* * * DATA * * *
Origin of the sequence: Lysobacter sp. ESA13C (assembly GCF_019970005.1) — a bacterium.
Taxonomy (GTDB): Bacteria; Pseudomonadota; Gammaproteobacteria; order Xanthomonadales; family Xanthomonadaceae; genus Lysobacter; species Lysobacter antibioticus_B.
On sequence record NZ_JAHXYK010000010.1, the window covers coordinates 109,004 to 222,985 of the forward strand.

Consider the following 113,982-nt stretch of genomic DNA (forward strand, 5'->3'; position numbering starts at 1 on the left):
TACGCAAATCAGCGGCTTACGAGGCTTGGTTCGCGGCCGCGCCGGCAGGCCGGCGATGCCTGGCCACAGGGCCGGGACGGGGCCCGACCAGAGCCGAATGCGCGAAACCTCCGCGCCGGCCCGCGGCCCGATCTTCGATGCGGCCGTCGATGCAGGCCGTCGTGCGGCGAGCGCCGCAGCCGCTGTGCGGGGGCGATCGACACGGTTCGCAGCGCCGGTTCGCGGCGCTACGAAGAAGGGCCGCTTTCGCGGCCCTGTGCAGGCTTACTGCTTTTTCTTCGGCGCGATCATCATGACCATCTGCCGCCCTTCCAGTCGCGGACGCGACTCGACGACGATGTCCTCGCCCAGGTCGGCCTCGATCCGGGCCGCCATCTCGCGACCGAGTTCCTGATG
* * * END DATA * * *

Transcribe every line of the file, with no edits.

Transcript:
Origin of the sequence: Lysobacter sp. ESA13C (assembly GCF_019970005.1) — a bacterium.
Taxonomy (GTDB): Bacteria; Pseudomonadota; Gammaproteobacteria; order Xanthomonadales; family Xanthomonadaceae; genus Lysobacter; species Lysobacter antibioticus_B.
On sequence record NZ_JAHXYK010000010.1, the window covers coordinates 109,004 to 222,985 of the forward strand.

Consider the following 113,982-nt stretch of genomic DNA (forward strand, 5'->3'; position numbering starts at 1 on the left):
TACGCAAATCAGCGGCTTACGAGGCTTGGTTCGCGGCCGCGCCGGCAGGCCGGCGATGCCTGGCCACAGGGCCGGGACGGGGCCCGACCAGAGCCGAATGCGCGAAACCTCCGCGCCGGCCCGCGGCCCGATCTTCGATGCGGCCGTCGATGCAGGCCGTCGTGCGGCGAGCGCCGCAGCCGCTGTGCGGGGGCGATCGACACGGTTCGCAGCGCCGGTTCGCGGCGCTACGAAGAAGGGCCGCTTTCGCGGCCCTGTGCAGGCTTACTGCTTTTTCTTCGGCGCGATCATCATGACCATCTGCCGCCCTTCCAGTCGCGGACGCGACTCGACGACGATGTCCTCGCCCAGGTCGGCCTCGATCCGGGCCGCCATCTCGCGACCGAGTTCCTGATG